From 10am crowds will gather to cheer on more than 70 craft ranging from coastal rowboats to kayaks, steamboats and Clyde Puffers - in the largest flotilla of vessels ever to ply the waters of the Forth and Clyde.
By 11am many of those boats will be heading towards Bonnybridge, and by lunchtime they’ll have reached Auchinstarry.
The landmark event is being staged to celebrate the reopening of the canal to coast-to-coast boat traffic for the first time in a year.
Until now the original purpose of the huge effort which rescued the old canal from dereliction has been frustrated by two defective lift bridges - at Bonnybridge and Twechar - which have now been repaired.
The Scottish Government stepped in with a bonus grant to pay for the work, which some critics complained had become stuck in a queue of other canal-related repair jobs across Scotland.
As frustration mounted, Scottish Canals explained in a strategy document how it was struggling to meet multiple commitments across a sprawling, antiquated network.
Now, says Scottish Canals chief executive Catherine Topley, the Carnival is being staged to thank all those who made the case for the additional £1.625m funding required to expedite the repairs.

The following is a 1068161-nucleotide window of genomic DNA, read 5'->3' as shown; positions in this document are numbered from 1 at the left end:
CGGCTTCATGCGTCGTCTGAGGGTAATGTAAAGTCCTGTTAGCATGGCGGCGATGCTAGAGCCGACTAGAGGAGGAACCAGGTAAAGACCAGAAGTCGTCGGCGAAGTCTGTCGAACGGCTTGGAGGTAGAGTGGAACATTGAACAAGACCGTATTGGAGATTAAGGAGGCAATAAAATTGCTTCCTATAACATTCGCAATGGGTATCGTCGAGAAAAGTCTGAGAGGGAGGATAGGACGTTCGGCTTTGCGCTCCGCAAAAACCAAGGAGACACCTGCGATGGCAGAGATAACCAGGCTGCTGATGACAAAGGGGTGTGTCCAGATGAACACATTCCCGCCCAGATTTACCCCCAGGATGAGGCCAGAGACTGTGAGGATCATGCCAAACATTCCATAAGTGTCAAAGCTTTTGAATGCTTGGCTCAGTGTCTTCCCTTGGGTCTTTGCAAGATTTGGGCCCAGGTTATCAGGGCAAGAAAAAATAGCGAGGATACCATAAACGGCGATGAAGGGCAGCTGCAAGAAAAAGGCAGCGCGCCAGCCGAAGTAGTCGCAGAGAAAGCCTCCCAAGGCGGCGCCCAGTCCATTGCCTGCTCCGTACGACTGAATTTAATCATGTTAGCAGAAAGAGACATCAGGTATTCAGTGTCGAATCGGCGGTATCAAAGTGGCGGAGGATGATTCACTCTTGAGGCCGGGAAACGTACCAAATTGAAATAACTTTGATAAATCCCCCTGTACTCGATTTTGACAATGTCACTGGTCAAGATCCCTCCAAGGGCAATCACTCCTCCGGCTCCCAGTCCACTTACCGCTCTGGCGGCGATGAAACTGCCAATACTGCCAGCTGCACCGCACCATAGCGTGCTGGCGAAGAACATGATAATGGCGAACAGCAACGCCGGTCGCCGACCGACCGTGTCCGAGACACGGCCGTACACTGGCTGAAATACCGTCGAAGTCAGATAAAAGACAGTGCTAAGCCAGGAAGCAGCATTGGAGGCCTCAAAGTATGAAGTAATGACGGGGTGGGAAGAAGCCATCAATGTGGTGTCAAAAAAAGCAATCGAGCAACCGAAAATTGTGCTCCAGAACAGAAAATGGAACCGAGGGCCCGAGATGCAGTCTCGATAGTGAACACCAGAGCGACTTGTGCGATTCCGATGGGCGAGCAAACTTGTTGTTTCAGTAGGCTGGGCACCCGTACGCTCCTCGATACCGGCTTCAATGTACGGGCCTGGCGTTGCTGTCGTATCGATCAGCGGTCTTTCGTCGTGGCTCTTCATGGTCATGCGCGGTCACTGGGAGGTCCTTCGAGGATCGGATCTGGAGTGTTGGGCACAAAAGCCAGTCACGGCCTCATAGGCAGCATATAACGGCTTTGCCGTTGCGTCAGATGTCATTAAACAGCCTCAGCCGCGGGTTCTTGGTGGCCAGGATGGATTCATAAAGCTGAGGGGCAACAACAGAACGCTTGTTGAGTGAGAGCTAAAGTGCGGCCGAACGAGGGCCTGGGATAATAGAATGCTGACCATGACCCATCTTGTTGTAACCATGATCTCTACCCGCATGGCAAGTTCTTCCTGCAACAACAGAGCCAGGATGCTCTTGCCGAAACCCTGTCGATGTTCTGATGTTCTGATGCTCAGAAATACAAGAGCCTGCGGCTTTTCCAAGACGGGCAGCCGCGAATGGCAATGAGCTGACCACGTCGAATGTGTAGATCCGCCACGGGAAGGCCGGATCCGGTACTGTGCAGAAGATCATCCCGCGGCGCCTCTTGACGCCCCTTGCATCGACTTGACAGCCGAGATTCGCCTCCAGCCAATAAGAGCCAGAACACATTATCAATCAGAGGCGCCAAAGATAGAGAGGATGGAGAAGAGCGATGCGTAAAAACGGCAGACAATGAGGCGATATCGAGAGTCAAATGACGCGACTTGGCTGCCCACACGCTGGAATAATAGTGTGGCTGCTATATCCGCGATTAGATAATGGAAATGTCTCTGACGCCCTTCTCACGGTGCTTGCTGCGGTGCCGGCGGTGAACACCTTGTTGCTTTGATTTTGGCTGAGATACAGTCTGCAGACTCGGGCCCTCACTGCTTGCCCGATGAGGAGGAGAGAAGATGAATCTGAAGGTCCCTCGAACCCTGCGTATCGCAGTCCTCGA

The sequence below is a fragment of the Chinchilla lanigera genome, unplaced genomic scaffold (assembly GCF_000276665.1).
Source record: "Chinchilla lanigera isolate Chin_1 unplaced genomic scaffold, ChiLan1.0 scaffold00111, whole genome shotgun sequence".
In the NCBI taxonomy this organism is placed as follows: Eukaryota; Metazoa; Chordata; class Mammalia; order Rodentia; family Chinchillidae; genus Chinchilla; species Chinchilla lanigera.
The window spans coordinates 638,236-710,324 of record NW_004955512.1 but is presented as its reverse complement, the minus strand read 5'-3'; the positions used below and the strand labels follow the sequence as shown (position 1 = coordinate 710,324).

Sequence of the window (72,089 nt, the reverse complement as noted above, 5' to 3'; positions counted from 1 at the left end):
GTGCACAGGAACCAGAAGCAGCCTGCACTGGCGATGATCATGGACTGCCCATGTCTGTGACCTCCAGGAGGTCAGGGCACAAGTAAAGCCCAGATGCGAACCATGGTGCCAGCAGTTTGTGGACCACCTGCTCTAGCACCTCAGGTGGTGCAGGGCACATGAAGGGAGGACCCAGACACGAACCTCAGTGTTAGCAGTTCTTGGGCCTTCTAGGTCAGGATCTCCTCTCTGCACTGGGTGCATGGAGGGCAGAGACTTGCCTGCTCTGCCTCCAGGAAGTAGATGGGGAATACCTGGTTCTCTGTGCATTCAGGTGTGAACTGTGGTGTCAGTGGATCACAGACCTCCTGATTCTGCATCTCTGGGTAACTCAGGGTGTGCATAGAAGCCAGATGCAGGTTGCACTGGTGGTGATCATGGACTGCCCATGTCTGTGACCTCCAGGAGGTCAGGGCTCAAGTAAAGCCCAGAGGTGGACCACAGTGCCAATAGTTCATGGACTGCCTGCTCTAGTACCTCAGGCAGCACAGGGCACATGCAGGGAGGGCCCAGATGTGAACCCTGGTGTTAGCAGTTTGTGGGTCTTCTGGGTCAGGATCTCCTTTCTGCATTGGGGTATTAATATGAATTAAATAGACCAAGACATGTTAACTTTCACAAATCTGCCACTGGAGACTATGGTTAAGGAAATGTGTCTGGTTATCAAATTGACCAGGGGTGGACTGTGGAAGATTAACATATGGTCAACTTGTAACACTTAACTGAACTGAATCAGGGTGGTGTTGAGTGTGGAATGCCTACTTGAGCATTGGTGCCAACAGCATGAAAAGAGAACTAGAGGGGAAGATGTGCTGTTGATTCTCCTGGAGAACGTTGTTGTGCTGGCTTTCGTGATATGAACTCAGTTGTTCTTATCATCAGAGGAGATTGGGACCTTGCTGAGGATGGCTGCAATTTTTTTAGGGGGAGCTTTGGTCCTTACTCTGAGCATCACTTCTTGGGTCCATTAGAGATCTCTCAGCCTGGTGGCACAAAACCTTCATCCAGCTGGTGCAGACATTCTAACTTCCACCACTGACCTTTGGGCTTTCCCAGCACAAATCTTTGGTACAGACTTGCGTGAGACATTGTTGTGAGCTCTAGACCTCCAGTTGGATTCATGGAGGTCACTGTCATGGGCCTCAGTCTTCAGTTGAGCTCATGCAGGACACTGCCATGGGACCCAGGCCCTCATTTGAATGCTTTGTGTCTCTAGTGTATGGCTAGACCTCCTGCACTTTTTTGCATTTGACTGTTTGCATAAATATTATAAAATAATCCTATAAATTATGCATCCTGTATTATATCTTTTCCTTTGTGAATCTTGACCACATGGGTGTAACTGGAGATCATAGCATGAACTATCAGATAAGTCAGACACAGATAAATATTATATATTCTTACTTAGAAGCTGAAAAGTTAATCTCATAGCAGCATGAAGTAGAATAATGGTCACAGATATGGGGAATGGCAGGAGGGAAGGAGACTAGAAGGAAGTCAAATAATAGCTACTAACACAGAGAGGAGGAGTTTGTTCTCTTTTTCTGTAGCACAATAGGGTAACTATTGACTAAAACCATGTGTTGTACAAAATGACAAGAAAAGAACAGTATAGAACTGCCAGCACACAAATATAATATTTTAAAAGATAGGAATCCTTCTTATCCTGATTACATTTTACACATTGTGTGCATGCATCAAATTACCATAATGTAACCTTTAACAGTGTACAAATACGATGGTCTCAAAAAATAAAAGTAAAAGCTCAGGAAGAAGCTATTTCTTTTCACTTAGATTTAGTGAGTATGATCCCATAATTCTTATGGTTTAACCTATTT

She said: “The reopening of the Forth & Clyde Canal to sea-to-sea traffic is a momentous occasion and there’s no better way to celebrate it than with a flotilla featuring the huge array of users who enjoy using the historic waterway.
“The Canal Carnival will showcase our vibrant, thriving waterways and the fantastic destinations along their banks.
“The event will pave the way for similar events in 2020 during Scotland’s Year of Coasts and Waters, and again in 2022 to mark the 200th anniversary of the Union Canal and the 20th anniversary of The Falkirk Wheel.
“The Carnival shows that, even more than two centuries after it was first carved through the heart of Scotland, the Forth & Clyde Canal continues to play a vital role in communities on its banks.
“Thanks to Scottish Government funding, we’re delighted to re-open it to boat traffic.”
Falkirk West MSP Michael Matheson, who is Scottish Government secretary for transport, infrastructure and connectivity, said: “Access to Scotland’s canals are important for our economy and for the many communities that benefit from boating traffic.”
“I’m sure the Carnival will be a fantastic event which recognises the importance of our historic canal network and the communities who value and benefit from our treasured and celebrated waterways.”
For more information, visit www.scottishcanals.co.uk or follow @ScottishCanals on Twitter.